F**k-up #6: You took art classes in high school; you're practically a designer, right?
I can microwave a Hot Pocket™ like nobody's business—this doesn't make me a chef. You might have an eye for beauty; this doesn't make you a pro at crafting presentations. I wish I could argue this last entry isn't a shameless plug to promote myself and my services. I'd be lying. Some people are very good at designing presentations—mostly because they've created a shit-ton of presentations, have digested countless articles about good design (and bad), and have learned through excruciating experience what does and doesn't work. To be fair, some people just have a knack; to be equally fair, many more folks think they have said knack. If you feel confident you have that knack, best of luck. If not, let's chat. I'll be (mostly) gentle; I'm not my mom, after all.
Earlier this year, Visual Congruence was thrilled to collaborate with Shel Holtz, principal of Holtz Communication + Technology. Shel is an immensely popular speaker and leading voice on the application of technology in employee communication. I connected with Shel as he was preparing to roll out his New Model for Employee Communication to a large audience at the IABC World Conference on June 14.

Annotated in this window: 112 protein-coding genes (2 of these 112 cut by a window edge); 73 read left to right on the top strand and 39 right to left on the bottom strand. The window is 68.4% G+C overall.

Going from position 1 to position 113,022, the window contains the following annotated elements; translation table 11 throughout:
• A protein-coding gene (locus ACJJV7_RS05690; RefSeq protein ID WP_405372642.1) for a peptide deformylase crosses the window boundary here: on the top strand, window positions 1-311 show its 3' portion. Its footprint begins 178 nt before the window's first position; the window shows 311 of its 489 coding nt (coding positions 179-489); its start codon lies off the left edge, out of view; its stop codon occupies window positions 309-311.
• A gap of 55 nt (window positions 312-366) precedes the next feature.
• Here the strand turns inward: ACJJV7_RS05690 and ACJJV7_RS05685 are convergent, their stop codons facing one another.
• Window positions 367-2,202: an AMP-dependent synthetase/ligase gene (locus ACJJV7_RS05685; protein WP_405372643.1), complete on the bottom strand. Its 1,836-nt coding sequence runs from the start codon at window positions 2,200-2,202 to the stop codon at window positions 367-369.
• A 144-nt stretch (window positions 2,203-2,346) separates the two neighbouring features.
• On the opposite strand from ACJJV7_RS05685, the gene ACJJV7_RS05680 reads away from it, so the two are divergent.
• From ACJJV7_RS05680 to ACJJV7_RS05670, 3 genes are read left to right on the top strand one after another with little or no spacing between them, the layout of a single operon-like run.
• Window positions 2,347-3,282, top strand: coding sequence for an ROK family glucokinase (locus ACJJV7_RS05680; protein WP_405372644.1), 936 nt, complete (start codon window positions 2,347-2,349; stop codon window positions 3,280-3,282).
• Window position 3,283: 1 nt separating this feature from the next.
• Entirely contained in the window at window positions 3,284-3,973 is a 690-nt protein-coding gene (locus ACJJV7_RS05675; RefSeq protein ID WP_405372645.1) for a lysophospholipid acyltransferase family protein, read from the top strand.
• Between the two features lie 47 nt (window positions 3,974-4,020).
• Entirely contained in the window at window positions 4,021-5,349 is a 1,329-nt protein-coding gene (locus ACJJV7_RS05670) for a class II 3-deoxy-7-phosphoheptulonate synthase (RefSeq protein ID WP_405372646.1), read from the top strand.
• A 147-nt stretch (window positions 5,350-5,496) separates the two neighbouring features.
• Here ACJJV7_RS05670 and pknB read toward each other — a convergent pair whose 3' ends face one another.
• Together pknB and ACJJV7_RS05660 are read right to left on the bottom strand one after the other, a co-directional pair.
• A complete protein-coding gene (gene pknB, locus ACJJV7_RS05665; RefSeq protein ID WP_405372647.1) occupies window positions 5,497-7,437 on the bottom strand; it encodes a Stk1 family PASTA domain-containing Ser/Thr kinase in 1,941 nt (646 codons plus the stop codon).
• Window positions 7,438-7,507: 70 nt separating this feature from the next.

Many prospective clients ask, "How do I work with you?" Here's the short answer: in most cases, I nail down details of what is needed through several short conversations and a review of any "raw material" (documents, slide decks, and the like). More often than not, I work with people I may never meet in person.
Shel graciously allowed me to share the back-and-forth that led to the visual enhancement and presentation of his new model (which itself evolved as we worked together). My hope is that this "as-it-happened" case study will help better answer the "How do I work with you?" question.